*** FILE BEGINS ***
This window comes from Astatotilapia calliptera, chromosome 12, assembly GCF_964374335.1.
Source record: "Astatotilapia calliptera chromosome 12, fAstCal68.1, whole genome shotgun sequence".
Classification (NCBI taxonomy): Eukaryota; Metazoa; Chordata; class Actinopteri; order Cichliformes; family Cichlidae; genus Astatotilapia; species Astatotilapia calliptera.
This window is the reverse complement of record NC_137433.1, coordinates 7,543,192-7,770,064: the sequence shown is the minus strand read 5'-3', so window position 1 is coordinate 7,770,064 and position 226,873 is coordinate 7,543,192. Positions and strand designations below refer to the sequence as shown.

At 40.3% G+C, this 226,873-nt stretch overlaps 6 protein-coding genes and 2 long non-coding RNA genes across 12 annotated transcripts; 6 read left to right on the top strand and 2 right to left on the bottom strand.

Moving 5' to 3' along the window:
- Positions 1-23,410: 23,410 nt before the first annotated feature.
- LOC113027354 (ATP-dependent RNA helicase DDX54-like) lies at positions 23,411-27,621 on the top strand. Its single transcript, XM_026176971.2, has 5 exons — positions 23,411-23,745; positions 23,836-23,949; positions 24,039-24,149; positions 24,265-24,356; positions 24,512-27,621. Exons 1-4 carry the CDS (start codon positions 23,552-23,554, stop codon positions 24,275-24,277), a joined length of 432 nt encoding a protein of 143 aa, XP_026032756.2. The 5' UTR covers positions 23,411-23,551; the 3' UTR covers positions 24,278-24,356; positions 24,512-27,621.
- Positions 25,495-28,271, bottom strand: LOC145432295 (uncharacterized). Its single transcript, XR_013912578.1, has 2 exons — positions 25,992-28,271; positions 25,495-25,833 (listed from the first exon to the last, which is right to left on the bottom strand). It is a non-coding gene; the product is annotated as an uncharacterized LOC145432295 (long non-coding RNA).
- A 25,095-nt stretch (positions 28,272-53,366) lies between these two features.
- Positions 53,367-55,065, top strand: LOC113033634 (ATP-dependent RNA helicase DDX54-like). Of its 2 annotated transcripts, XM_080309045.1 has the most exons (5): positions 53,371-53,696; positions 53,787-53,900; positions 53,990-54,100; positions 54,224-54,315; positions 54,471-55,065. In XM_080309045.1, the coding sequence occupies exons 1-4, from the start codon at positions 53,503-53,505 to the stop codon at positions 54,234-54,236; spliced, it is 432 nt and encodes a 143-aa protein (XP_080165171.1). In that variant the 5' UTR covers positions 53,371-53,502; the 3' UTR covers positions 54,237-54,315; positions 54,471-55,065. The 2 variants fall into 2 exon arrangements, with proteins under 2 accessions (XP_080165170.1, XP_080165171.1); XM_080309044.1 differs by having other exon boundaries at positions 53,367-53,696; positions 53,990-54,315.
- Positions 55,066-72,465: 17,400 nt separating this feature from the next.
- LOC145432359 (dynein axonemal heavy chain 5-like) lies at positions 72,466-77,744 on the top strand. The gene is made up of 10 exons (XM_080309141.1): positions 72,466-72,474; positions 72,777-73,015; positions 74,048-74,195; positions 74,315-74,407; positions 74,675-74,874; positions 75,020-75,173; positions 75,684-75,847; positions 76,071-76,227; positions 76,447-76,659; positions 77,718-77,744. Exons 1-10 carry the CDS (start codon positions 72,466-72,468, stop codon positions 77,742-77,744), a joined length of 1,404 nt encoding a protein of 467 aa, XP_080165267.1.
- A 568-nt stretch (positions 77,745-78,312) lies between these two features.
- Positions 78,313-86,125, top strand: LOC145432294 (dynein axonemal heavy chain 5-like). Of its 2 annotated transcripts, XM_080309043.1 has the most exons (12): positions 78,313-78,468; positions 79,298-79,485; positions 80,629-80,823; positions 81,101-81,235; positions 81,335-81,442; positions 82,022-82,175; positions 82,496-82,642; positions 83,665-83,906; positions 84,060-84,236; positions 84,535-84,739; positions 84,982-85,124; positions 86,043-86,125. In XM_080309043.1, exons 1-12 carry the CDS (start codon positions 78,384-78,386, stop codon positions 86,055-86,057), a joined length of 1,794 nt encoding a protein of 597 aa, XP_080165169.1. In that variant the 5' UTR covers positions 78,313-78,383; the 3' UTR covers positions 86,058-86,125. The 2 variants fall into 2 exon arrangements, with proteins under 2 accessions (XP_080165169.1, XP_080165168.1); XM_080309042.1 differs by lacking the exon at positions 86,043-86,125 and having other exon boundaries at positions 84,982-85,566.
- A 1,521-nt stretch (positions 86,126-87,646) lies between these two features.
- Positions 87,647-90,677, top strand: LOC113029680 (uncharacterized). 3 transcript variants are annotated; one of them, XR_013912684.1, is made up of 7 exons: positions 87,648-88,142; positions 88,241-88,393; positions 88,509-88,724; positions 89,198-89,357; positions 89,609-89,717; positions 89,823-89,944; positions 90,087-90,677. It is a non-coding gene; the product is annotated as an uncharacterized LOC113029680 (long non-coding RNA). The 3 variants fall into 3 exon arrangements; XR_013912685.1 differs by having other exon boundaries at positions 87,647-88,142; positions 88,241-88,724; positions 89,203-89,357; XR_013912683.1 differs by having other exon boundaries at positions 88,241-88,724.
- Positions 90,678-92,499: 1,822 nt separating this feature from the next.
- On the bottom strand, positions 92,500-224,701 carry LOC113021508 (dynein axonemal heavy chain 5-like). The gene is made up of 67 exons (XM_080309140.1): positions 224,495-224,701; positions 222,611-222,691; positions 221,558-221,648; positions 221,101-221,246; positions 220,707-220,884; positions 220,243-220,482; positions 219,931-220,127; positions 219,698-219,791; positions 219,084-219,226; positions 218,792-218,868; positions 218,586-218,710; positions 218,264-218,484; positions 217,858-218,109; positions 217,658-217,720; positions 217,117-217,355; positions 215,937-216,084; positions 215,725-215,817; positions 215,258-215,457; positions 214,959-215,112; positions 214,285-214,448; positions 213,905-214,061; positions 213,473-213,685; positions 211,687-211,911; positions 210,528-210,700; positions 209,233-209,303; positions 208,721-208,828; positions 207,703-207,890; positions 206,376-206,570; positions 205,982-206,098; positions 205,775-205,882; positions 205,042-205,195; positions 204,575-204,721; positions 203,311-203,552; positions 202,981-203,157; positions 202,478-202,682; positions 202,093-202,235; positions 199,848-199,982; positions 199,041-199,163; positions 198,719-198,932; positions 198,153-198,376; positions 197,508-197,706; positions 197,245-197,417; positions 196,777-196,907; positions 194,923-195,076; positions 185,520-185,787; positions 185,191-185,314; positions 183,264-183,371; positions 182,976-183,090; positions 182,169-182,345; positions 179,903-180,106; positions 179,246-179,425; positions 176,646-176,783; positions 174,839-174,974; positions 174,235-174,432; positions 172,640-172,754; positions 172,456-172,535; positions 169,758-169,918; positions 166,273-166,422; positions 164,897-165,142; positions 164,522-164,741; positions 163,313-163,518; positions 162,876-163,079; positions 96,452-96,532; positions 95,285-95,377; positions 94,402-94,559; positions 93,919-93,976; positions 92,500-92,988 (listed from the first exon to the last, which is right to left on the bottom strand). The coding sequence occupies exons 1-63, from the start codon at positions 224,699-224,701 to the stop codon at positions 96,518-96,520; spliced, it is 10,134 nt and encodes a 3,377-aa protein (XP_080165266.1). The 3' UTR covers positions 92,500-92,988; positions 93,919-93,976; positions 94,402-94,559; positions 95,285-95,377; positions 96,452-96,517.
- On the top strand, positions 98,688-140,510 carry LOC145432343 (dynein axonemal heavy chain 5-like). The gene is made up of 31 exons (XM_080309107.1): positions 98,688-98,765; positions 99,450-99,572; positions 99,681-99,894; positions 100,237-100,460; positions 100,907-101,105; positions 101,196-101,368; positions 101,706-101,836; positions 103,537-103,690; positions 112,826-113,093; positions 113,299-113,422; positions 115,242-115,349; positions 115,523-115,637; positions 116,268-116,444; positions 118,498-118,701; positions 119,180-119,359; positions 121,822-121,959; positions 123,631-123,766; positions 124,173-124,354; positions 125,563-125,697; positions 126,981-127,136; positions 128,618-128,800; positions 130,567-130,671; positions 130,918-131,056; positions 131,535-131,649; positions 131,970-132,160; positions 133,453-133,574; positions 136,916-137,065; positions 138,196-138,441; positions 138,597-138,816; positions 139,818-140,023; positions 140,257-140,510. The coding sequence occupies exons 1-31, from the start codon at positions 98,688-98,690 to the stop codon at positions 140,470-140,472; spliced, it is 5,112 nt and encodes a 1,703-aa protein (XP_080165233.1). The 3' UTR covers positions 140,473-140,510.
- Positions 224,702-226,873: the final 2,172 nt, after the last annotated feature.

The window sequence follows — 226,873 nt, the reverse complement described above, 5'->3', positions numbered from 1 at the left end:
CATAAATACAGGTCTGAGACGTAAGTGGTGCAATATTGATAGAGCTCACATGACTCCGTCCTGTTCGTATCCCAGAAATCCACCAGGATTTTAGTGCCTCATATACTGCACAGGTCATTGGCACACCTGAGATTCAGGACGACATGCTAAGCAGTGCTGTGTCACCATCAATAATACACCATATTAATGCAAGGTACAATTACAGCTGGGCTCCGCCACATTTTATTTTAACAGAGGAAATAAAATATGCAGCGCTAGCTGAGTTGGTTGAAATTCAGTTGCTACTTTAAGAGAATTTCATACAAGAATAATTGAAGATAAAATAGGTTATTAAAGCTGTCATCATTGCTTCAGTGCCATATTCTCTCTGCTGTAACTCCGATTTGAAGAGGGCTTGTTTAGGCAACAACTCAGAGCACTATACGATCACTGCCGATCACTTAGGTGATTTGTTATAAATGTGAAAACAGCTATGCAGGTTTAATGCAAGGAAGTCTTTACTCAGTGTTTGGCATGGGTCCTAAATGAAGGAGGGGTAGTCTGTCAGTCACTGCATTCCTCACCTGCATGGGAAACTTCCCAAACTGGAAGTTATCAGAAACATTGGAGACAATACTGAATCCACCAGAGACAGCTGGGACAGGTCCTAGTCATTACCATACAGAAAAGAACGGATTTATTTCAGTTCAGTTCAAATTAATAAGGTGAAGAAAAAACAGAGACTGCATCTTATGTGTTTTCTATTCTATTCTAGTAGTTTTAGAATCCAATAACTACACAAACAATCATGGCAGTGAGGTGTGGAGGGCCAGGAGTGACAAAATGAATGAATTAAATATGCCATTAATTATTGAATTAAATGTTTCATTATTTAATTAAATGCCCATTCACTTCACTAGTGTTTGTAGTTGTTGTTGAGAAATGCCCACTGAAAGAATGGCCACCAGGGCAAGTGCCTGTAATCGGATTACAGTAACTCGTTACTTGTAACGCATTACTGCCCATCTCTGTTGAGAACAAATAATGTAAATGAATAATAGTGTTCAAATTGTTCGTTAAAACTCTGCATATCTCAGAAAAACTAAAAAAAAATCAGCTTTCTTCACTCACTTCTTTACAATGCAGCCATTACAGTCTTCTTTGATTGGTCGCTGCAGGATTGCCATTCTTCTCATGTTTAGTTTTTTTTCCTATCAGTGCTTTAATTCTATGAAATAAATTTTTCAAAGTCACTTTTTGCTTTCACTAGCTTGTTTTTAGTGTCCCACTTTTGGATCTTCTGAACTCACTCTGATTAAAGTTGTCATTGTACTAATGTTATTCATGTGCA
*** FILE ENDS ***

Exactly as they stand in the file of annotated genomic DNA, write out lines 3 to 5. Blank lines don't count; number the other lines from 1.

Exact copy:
Classification (NCBI taxonomy): Eukaryota; Metazoa; Chordata; class Actinopteri; order Cichliformes; family Cichlidae; genus Astatotilapia; species Astatotilapia calliptera.
This window is the reverse complement of record NC_137433.1, coordinates 7,543,192-7,770,064: the sequence shown is the minus strand read 5'-3', so window position 1 is coordinate 7,770,064 and position 226,873 is coordinate 7,543,192. Positions and strand designations below refer to the sequence as shown.

At 40.3% G+C, this 226,873-nt stretch overlaps 6 protein-coding genes and 2 long non-coding RNA genes across 12 annotated transcripts; 6 read left to right on the top strand and 2 right to left on the bottom strand.